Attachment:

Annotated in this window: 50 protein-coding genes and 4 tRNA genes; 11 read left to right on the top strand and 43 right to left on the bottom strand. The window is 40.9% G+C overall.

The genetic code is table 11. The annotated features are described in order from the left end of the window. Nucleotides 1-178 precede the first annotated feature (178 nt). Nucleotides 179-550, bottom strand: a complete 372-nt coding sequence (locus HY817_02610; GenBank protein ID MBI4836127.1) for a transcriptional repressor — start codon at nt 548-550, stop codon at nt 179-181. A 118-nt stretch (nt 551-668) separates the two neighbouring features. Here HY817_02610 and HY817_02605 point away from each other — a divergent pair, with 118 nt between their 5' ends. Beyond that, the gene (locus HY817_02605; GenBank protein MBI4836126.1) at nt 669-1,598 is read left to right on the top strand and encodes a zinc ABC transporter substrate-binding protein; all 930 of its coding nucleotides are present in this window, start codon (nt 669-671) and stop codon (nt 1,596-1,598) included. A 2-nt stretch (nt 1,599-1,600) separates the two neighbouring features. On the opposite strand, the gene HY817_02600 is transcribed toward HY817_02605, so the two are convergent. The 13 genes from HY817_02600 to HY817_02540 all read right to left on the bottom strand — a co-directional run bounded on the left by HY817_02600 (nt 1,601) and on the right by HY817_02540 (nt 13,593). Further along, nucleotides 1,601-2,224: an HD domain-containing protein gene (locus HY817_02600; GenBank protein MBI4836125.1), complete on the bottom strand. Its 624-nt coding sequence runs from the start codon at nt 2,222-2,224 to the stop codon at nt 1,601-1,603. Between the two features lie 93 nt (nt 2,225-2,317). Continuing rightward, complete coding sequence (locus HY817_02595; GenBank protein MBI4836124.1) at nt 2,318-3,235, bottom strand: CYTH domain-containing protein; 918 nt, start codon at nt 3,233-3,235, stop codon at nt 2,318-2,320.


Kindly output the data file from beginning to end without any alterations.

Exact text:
Annotated in this window: 50 protein-coding genes and 4 tRNA genes; 11 read left to right on the top strand and 43 right to left on the bottom strand. The window is 40.9% G+C overall.

The genetic code is table 11. The annotated features are described in order from the left end of the window. Nucleotides 1-178 precede the first annotated feature (178 nt). Nucleotides 179-550, bottom strand: a complete 372-nt coding sequence (locus HY817_02610; GenBank protein ID MBI4836127.1) for a transcriptional repressor — start codon at nt 548-550, stop codon at nt 179-181. A 118-nt stretch (nt 551-668) separates the two neighbouring features. Here HY817_02610 and HY817_02605 point away from each other — a divergent pair, with 118 nt between their 5' ends. Beyond that, the gene (locus HY817_02605; GenBank protein MBI4836126.1) at nt 669-1,598 is read left to right on the top strand and encodes a zinc ABC transporter substrate-binding protein; all 930 of its coding nucleotides are present in this window, start codon (nt 669-671) and stop codon (nt 1,596-1,598) included. A 2-nt stretch (nt 1,599-1,600) separates the two neighbouring features. On the opposite strand, the gene HY817_02600 is transcribed toward HY817_02605, so the two are convergent. The 13 genes from HY817_02600 to HY817_02540 all read right to left on the bottom strand — a co-directional run bounded on the left by HY817_02600 (nt 1,601) and on the right by HY817_02540 (nt 13,593). Further along, nucleotides 1,601-2,224: an HD domain-containing protein gene (locus HY817_02600; GenBank protein MBI4836125.1), complete on the bottom strand. Its 624-nt coding sequence runs from the start codon at nt 2,222-2,224 to the stop codon at nt 1,601-1,603. Between the two features lie 93 nt (nt 2,225-2,317). Continuing rightward, complete coding sequence (locus HY817_02595; GenBank protein MBI4836124.1) at nt 2,318-3,235, bottom strand: CYTH domain-containing protein; 918 nt, start codon at nt 3,233-3,235, stop codon at nt 2,318-2,320.